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Jane Kim

Sup. Kim Raises Banners to Tell Drivers to Slow Down in SoMa and Tenderloin

D6 Supervisor Jane Kim wants you to know that driving fast in her district is not okay. At a press event today, Kim drew attention to the banners recently raised on 150 street poles telling drivers to slow down in the South of Market and Tenderloin districts.

The "Slow down!" banners feature images of people, including "Mother" Elaine Jones, a community activist who has called for safety measures on deadly streets like Sixth, beneath the words "I live here."

Kim had the banners created using general funds set aside for District 6. "These banners portray real residents and small business owners uniting across neighborhood lines for a common goal -- zero pedestrian deaths by 2024," she said in a statement, referring to the city's Vision Zero goals.

"Traffic safety concerns, especially speeding, are the top reason why San Francisco parents choose not to walk or roll with their kids," Walk SF Executive Director Nicole Ferrara said in a statement. "We're grateful for Supervisor Kim's initiative in developing this signage, and her leadership in ensuring that streets around schools, such as Bessie [Carmichael Elementary], are prioritized for safety improvements."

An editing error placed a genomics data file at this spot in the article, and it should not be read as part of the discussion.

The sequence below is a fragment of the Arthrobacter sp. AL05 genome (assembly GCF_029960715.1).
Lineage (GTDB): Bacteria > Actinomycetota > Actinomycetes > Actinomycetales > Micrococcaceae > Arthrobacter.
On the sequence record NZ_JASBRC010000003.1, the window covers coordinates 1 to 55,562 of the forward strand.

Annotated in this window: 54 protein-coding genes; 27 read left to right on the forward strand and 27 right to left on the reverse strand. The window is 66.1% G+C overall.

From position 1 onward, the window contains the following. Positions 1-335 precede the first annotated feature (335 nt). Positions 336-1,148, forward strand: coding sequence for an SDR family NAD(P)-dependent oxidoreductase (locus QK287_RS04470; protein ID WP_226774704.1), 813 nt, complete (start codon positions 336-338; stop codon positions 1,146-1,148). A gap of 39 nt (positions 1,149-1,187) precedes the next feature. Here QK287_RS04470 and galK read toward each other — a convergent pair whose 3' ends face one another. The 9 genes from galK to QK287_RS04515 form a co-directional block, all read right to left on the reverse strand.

The "Slow down!" banners are part of the Vision Zero publicity campaigns coordinated by the SF Department of Public Health. Though media campaigns alone haven't been shown to slow drivers significantly, a study released last week by the SFMTA and SFDPH [PDF] found that, when combined with targeted enforcement, they increase the rate of drivers yielding to pedestrians slightly -- by 3.2 percent on average.

Redesigning streets has been shown to be far more effective at reducing injuries. But "in addition to the work we’re doing to hard-wire safety into the streets, we can also influence the software, the behavior," SFMTA Director Ed Reiskin told the SF Chronicle. "It’s encouraging to see that this can actually work."

"In thinking about Vision Zero and safety, it is important to remember the people who are impacted by traffic fatalities and injuries," said a statement from SFMTA's John Knox White, who manages the agency's Safe Streets SF campaign. Kim's campaign "does a great job of reminding us why this issue is so important," he said.

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